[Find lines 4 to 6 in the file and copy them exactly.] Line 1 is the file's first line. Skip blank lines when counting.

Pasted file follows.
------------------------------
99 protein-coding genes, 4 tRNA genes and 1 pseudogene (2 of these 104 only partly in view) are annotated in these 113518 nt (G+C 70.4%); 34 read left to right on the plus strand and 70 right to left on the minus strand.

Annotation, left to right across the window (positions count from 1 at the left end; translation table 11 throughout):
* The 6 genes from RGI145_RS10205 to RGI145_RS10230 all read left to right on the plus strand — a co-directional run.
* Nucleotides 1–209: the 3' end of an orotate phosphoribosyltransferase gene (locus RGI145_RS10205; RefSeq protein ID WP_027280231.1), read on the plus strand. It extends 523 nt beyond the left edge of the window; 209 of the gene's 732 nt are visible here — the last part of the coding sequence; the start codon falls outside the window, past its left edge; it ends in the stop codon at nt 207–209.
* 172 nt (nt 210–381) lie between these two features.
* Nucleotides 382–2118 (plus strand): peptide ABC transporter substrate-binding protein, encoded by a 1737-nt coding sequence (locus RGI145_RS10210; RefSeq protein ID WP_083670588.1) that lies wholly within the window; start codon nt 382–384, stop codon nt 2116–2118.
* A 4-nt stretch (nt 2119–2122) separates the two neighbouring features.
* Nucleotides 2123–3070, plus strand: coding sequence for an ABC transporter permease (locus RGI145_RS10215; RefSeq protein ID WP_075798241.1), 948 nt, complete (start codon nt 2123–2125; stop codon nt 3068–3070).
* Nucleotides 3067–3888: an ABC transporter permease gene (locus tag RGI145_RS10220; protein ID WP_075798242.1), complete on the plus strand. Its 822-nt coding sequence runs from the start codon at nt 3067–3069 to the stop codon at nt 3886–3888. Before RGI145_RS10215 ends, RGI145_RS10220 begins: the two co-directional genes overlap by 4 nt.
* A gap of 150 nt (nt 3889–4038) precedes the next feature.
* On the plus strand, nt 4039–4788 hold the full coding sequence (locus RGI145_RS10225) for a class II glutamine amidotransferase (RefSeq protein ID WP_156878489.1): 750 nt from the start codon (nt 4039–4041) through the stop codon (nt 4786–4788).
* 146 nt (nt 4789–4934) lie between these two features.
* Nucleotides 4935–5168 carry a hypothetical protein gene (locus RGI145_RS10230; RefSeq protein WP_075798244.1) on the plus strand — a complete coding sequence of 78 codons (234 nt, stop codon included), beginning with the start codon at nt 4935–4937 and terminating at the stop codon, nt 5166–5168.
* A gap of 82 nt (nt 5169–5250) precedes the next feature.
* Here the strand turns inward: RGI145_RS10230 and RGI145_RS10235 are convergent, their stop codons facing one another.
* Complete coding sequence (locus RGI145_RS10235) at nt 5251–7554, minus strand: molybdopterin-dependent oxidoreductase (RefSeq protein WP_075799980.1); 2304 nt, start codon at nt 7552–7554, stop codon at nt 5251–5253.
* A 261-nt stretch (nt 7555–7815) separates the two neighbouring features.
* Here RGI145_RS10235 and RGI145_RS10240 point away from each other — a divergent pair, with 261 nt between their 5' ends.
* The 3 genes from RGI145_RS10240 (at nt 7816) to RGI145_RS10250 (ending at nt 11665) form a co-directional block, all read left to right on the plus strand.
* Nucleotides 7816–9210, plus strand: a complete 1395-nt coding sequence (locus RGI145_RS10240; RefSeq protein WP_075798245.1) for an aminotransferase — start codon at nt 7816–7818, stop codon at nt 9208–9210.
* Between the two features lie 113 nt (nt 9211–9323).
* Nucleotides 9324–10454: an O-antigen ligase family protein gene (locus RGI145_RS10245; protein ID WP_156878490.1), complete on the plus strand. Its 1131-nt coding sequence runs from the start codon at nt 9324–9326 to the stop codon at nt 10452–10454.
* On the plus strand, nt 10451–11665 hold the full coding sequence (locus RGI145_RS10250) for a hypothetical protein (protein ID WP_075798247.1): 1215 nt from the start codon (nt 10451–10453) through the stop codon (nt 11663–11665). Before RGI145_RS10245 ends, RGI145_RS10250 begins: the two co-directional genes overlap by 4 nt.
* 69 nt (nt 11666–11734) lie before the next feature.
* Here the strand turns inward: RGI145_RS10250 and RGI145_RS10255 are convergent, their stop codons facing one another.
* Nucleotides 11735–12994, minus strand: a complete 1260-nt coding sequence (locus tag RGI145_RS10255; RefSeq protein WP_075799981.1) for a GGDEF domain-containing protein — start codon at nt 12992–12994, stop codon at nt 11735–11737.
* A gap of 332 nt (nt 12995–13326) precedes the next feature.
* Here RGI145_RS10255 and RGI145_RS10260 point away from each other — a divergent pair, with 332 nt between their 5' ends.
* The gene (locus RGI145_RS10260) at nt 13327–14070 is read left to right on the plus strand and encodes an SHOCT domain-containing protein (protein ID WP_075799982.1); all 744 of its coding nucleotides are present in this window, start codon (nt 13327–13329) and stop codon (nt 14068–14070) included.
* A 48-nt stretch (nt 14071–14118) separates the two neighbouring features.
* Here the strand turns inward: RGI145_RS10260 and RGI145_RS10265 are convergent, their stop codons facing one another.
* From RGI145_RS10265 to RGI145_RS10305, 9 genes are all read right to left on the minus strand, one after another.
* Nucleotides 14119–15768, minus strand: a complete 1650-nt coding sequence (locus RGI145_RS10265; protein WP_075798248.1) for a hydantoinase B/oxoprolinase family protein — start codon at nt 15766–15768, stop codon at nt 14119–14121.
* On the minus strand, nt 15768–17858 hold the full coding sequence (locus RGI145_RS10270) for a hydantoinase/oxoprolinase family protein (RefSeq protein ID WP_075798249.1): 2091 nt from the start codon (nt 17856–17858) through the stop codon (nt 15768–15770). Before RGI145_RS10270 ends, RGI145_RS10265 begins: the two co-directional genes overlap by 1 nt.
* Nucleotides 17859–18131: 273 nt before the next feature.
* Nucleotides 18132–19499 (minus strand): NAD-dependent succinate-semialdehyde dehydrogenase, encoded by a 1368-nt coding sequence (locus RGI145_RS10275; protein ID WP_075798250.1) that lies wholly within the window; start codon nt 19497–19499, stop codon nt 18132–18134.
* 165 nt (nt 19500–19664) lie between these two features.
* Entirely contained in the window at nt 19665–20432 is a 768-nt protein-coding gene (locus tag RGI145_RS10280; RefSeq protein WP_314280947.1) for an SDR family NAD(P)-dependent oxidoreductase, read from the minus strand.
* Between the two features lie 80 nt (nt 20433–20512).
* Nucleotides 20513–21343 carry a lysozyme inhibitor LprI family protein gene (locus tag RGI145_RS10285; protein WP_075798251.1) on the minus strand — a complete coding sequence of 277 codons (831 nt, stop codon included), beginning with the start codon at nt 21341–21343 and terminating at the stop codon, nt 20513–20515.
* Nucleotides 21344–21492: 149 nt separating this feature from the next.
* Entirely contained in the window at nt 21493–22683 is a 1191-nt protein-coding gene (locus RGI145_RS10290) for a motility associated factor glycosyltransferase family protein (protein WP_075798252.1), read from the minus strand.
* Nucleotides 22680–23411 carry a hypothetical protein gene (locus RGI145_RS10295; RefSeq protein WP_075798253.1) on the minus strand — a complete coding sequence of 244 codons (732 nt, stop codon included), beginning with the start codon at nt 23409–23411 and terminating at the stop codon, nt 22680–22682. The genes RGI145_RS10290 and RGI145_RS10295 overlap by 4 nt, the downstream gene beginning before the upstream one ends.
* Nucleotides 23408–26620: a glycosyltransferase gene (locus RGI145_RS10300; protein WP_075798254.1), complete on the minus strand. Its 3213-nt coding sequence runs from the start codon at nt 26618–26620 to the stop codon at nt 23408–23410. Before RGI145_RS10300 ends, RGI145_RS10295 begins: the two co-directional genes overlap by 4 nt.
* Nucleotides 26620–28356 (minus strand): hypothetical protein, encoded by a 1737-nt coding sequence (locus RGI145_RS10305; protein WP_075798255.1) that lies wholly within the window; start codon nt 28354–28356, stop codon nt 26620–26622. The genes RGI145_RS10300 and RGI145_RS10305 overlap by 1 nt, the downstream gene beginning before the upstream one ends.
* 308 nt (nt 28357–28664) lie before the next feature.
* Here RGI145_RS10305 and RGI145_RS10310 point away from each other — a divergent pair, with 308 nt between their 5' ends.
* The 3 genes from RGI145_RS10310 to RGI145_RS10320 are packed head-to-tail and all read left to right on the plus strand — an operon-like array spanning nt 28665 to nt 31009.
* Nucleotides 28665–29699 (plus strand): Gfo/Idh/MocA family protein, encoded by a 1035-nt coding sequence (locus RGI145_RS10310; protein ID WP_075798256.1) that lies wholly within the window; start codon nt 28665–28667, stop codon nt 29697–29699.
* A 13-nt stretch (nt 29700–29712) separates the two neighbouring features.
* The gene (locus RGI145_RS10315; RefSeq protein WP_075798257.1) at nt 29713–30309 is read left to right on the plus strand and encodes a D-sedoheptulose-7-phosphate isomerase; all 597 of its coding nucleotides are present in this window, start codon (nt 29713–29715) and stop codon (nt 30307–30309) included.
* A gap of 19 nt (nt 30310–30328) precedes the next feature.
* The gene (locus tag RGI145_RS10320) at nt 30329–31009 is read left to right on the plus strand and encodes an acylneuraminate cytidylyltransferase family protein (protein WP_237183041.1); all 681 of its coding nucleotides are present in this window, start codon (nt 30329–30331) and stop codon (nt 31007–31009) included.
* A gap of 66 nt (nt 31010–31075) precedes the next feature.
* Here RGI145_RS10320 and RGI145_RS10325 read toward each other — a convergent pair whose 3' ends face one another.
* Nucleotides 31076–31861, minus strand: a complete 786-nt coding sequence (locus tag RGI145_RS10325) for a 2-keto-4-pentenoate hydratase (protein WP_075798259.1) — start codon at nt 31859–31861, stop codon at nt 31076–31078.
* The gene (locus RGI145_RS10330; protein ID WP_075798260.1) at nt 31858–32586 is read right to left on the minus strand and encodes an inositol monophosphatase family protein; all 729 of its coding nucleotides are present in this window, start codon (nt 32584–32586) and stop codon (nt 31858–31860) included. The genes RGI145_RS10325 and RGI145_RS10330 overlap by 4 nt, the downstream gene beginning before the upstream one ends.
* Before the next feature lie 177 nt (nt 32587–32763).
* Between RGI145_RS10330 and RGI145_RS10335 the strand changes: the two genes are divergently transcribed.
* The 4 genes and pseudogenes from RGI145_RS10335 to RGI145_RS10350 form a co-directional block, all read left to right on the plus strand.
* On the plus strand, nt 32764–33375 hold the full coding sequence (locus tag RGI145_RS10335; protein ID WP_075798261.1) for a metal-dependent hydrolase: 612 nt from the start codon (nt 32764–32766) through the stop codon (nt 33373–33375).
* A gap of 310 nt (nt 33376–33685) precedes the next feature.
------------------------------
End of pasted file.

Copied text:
* Nucleotides 1–209: the 3' end of an orotate phosphoribosyltransferase gene (locus RGI145_RS10205; RefSeq protein ID WP_027280231.1), read on the plus strand. It extends 523 nt beyond the left edge of the window; 209 of the gene's 732 nt are visible here — the last part of the coding sequence; the start codon falls outside the window, past its left edge; it ends in the stop codon at nt 207–209.
* 172 nt (nt 210–381) lie between these two features.
* Nucleotides 382–2118 (plus strand): peptide ABC transporter substrate-binding protein, encoded by a 1737-nt coding sequence (locus RGI145_RS10210; RefSeq protein ID WP_083670588.1) that lies wholly within the window; start codon nt 382–384, stop codon nt 2116–2118.